Heat and work are two different ways of transferring energy from one system to another. The the distinction between Heat and Work is important in the field of thermodynamics. Heat is the transfer of thermal energy between systems, while work is the transfer of mechanical energy between two systems. This distinction between the microscopic motion (heat) and macroscopic motion (work) is crucial to how thermodynamic processes work. Heat can be transformed into work and vice verse (see mechanical equivalent of heat), but they aren't the same thing. The first law of thermodynamics states that heat and work both contribute to the total internal energy of a system, but the second law of thermodynamics limits the amount of heat that can be turned into work.

Main Differences

  • The Second Law allows work to be transformed fully into heat, but forbids heat to be totally converted into work. If heat could be transformed fully into work it would violate the laws of entropy. The maximum amount of work one can attain from heat is given by the Carnot efficiency.
  • Heat is the energy associated with the random motion of particles, while work is the energy of ordered motion in one direction. Therefore heat is "low-quality" energy and work is "high-quality" energy, and this supports the entropy statement of the Second Law.

Heat and work each have their own distinct properties, and they differ in how they affect a system. These are listed and compared below:[1]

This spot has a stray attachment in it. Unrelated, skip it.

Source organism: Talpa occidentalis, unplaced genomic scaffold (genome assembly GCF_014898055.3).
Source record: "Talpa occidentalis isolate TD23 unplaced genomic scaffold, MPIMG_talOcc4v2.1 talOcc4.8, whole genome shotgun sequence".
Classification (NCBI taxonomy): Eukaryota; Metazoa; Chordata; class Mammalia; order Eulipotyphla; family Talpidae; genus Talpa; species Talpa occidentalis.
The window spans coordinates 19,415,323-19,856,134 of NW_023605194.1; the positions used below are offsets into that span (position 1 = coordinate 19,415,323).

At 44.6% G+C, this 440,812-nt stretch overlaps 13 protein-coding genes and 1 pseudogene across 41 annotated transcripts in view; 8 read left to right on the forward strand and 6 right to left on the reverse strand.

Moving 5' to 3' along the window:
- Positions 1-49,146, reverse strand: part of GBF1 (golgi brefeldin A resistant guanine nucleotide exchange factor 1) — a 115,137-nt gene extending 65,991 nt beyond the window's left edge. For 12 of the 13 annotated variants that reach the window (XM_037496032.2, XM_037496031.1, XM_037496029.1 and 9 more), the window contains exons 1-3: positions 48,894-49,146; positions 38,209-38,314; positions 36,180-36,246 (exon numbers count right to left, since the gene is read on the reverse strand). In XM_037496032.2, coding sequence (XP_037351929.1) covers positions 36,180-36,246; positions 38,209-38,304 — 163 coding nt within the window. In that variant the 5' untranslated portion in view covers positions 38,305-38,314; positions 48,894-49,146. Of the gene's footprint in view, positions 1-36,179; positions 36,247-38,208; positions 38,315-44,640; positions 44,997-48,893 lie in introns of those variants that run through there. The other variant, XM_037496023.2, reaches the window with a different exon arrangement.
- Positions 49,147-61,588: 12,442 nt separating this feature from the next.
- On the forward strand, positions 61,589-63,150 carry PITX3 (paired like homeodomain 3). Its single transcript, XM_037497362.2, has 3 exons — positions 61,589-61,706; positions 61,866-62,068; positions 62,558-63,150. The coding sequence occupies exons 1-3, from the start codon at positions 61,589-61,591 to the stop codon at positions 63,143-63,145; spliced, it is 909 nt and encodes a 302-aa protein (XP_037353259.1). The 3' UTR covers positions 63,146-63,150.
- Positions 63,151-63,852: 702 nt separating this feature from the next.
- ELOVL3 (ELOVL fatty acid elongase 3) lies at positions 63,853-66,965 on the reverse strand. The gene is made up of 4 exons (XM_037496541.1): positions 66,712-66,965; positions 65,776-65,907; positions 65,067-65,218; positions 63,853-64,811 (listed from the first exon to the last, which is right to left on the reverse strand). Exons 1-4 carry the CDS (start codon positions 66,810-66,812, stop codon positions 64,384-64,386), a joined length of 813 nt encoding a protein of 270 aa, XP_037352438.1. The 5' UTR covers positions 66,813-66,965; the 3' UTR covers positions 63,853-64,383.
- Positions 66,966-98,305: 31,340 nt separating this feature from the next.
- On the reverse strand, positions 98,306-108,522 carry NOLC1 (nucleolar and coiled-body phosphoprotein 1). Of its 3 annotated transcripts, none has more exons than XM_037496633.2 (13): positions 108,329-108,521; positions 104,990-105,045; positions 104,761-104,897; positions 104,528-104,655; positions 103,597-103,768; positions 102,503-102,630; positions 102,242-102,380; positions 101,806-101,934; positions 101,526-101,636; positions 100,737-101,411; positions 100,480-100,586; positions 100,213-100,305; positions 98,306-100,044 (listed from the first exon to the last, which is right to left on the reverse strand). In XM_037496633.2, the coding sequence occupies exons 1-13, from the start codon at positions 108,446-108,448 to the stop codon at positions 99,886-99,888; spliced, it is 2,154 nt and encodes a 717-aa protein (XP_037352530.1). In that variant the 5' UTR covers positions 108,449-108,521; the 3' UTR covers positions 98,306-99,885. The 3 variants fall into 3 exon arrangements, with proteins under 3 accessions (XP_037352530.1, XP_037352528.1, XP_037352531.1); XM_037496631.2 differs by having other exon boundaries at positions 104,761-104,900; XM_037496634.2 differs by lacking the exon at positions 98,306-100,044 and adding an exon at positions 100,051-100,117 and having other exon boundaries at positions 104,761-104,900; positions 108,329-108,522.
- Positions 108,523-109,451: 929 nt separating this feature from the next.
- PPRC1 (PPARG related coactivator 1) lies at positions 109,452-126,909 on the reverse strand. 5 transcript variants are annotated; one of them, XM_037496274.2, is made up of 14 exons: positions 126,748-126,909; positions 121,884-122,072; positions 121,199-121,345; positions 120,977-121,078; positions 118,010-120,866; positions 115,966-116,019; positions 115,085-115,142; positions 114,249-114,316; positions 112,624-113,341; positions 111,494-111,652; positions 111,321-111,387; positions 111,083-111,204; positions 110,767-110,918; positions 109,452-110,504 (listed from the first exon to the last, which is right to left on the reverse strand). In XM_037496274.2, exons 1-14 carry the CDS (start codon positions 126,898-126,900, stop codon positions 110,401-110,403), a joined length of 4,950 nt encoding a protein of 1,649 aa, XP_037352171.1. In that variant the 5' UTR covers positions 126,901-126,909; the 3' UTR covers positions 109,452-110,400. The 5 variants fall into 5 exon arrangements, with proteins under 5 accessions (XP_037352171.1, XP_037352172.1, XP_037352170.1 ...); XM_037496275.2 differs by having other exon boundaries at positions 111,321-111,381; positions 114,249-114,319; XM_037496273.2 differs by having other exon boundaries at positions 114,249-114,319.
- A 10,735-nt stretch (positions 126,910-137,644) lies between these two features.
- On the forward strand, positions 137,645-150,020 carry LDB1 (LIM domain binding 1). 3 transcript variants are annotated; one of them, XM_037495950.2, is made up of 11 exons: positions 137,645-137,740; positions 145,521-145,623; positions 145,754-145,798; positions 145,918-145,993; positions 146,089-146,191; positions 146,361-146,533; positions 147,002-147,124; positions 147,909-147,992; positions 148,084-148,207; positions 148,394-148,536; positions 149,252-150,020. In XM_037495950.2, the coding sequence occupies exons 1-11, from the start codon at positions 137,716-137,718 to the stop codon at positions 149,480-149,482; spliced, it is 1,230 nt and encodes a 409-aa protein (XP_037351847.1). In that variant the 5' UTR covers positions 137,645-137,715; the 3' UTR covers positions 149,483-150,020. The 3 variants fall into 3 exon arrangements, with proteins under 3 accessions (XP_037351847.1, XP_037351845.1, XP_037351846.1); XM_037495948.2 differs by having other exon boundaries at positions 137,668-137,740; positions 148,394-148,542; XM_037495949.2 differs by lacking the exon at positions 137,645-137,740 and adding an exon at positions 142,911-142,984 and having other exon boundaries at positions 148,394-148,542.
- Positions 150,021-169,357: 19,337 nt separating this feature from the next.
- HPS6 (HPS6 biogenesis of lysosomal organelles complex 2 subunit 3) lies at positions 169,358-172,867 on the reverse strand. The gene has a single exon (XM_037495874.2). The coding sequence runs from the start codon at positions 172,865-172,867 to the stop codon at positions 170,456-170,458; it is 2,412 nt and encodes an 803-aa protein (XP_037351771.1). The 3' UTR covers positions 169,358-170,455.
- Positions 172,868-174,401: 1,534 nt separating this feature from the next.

Work (W) Heat (Q)
Interaction Mechanical Thermal
Requires Force and Displacement Temperature difference
Process Macroscopic pushes and pulls Microscopic collisions
Positive value W > 0 when a gas is compressed. Energy is transferred into system. Q > 0 when the environment is at a higher temperature than the system. Energy is transferred into system.
Negative value W < 0 when a gas expands. Energy is transferred out of system. Q < 0 when the system is at a higher temperature than the environment. Energy is transferred out of system.
Equilibrium A system is in mechanical equilibrium when there is no net force or torque on it. A system is in thermal equilibrium when it is at the same temperature as the environment.

For Further Reading

References

  1. R. D. Knight, "Work in Ideal-Gas Processes" and "Heat" in Physics for Scientists and Engineers: A Strategic Approach, 3nd ed. San Francisco, U.S.A.: Pearson Addison-Wesley, 2008, ch.17, sec.2 and 3, pp.471-477